Friday, September 20, 2013
Ranking bullpens for October contenders
By Jim Bowden
Craig Kimbrel is arguably the best closer in baseball, but the rest of the Braves pen is pretty good, too.
A simple fact of the baseball postseason is you don’t get in without a strong bullpen, and you certainly don't survive without one.
These teams believe in their pens, and they tend to especially have supreme confidence in their closer. Almost invariably you look at the numbers and see that when these teams have the lead in the ninth inning, the game is over. And that kind of confidence must carry into the postseason.
Since postseason contenders typically feature a dominating closer and an effective setup man in their bullpens, the guys who really make a difference are the next three relievers in line. They are the one-out specialists, the guys with funky arm angles, wipeout breaking balls and rubber arms who can pitch without rest. Bullpens that can offer a multitude of looks and dictate matchups are the ones that succeed in October.
If we look at a team’s overall bullpen statistics, we do get a pretty good feel as to how they performed as a whole during the regular season, which to an extent is an indicator of how they should do in the postseason. They are the best bullpens, and the numbers back up that fact (see chart below).
Below is my ranking of the top seven bullpens among postseason contenders. Not only did I take into account the statistics and scouting reports, but after all my years in baseball as a general manager, I know I also have to factor in mental toughness and an intangible “gut feel.” This ranking also is mainly based on the top four or five relievers of a bullpen, since they will likely get the bulk of the action. If the last two men out of the pen in the postseason are integral to a team’s performance, that team isn’t going very far.
1. Atlanta Braves
When New York Yankees future Hall of Famer Mariano Rivera officially retires at the end of the season, the torch will be passed to Craig Kimbrel as the game’s best in the ninth inning. “Impact closer” is the best two words to describe him. The Braves lost both of their best left-handed relievers early in the season when Jonny Venters and Erik O'Flaherty underwent Tommy John surgery. However, the Braves were able to fill the voids with the trade for Scott Downs and the quick development of Luis Avilan, whose 1.47 ERA is second on the club to Kimbrel.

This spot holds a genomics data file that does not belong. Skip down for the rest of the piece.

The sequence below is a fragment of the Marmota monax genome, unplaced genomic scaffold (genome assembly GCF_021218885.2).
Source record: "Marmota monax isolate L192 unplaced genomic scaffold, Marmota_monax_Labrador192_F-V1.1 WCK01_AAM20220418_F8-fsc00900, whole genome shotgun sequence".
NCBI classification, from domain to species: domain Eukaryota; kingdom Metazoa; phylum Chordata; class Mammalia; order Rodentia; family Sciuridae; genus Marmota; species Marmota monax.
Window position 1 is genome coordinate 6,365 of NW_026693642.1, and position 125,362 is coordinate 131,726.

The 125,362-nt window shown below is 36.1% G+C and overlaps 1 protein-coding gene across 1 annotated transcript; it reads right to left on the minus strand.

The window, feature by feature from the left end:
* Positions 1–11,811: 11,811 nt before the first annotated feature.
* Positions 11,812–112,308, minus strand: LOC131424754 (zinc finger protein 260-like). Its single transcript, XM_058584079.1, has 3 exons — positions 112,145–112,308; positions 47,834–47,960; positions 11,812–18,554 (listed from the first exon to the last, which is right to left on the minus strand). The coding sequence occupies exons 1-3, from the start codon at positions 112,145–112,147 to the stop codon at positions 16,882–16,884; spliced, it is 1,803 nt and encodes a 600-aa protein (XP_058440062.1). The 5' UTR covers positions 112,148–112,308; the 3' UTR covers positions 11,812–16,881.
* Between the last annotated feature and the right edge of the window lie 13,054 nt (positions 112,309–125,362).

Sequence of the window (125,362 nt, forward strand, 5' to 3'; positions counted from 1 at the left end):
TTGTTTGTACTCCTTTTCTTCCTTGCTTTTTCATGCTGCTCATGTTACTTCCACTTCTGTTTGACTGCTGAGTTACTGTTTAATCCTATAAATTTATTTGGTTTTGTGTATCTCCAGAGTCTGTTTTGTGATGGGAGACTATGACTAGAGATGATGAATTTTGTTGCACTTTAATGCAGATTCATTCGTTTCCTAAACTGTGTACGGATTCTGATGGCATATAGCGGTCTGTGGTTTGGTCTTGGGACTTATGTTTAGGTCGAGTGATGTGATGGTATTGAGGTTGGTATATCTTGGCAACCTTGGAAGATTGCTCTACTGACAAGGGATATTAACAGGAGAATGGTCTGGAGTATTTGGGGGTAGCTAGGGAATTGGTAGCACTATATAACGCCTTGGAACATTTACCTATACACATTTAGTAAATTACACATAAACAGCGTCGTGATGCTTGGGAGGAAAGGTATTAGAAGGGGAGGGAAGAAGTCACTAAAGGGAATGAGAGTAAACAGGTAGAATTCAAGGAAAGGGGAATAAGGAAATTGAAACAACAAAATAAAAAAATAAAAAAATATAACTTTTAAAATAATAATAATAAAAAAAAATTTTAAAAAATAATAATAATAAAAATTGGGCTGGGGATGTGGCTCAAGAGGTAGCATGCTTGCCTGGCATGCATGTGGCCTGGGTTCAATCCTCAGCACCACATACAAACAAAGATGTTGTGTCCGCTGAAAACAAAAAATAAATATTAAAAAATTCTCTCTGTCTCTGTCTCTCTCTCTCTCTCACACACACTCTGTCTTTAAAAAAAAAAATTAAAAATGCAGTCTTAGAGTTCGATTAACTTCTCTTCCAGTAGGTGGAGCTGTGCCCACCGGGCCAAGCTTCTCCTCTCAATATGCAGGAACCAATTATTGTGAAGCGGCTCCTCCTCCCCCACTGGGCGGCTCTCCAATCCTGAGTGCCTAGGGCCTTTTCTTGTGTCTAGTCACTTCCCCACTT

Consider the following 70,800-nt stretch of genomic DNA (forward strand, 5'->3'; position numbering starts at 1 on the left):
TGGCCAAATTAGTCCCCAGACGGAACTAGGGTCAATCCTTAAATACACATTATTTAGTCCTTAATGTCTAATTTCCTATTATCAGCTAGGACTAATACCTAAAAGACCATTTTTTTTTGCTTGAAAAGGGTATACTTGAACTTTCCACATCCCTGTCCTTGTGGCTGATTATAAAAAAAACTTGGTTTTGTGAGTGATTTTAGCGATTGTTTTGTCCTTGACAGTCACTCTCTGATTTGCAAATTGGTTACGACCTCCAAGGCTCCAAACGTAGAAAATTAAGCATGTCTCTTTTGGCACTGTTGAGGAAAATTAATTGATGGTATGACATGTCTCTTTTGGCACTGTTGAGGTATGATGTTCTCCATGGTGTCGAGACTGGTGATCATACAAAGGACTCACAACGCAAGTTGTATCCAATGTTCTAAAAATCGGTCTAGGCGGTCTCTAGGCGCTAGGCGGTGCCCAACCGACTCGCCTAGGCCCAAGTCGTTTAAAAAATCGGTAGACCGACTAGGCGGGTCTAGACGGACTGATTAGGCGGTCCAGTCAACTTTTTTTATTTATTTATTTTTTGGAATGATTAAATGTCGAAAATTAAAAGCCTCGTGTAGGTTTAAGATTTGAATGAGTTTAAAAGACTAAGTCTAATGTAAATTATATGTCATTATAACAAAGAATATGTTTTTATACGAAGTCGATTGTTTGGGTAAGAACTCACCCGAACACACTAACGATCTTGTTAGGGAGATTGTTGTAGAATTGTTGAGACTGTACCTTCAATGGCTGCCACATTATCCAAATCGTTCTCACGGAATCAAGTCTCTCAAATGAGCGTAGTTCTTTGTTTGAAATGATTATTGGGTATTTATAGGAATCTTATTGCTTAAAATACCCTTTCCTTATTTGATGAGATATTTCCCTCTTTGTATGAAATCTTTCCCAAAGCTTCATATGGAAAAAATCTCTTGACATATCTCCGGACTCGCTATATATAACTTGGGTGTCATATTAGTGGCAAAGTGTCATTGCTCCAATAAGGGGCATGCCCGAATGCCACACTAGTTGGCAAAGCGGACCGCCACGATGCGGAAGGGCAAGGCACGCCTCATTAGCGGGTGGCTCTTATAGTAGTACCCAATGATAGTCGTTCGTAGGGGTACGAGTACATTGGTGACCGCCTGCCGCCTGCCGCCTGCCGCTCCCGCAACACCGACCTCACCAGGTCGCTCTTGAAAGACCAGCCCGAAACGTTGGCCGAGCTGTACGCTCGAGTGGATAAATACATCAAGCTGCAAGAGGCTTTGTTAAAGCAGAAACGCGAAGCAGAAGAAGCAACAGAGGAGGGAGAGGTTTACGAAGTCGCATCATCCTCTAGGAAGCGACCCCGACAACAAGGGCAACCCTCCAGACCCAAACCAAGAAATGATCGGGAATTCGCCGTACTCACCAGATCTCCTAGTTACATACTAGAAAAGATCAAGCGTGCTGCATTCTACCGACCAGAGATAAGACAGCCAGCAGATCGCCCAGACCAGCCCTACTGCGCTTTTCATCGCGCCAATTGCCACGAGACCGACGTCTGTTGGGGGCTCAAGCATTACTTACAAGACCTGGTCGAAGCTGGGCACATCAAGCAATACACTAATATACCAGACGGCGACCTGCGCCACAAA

The Braves also have a third lefty in rookie Alex Wood, unless he is part of the postseason rotation. Luis Ayala offers a sinkerball with a lower-arm-angle look. Jordan Walden gives them another power arm from the right side, but his ability to handle postseason pressure must be monitored.
2. Pittsburgh Pirates
Affectionately known as the “Shark Tank,” the Pirates bullpen is loaded with power arms and a variety of looks. The Pirates have two left-handed relievers who throw strikes in the mid- to-upper 90s in Justin Wilson and Tony Watson. Wilson is the better of the two and in his 55 appearances has a 2.15 ERA and a 1.06 WHIP. Having two impact left-handed relievers is a must, considering the proliferation of quality left-handed hitters on postseason teams like Joey Votto, Adrian Gonzalez and Freddie Freeman.
Jason Grilli was one of the game’s best closers until he went down with an injury earlier in the season. His velocity is back; manager Clint Hurdle is only waiting for the command in the zone to follow suit. If it doesn’t, then Mark Melancon will remain the closer. Melancon has been phenomenal after replacing Grilli, thus giving the Bucs two closers. The Pirates also have depth with Jeanmar Gomez and Bryan Morris.
3. Kansas City Royals
The Royals have the best overall bullpen in the American League. Greg Holland has developed into the AL’s best closer from a numbers standpoint. He's 2-1 this year with a 1.31 ERA, 0.84 WHIP and .171 opponents average against stuff that's often unhittable. He’s struck out 94 men in just 62 innings, walking just 15. He’s 43-for-46 in save opportunities, so the Royals feel good with a late lead.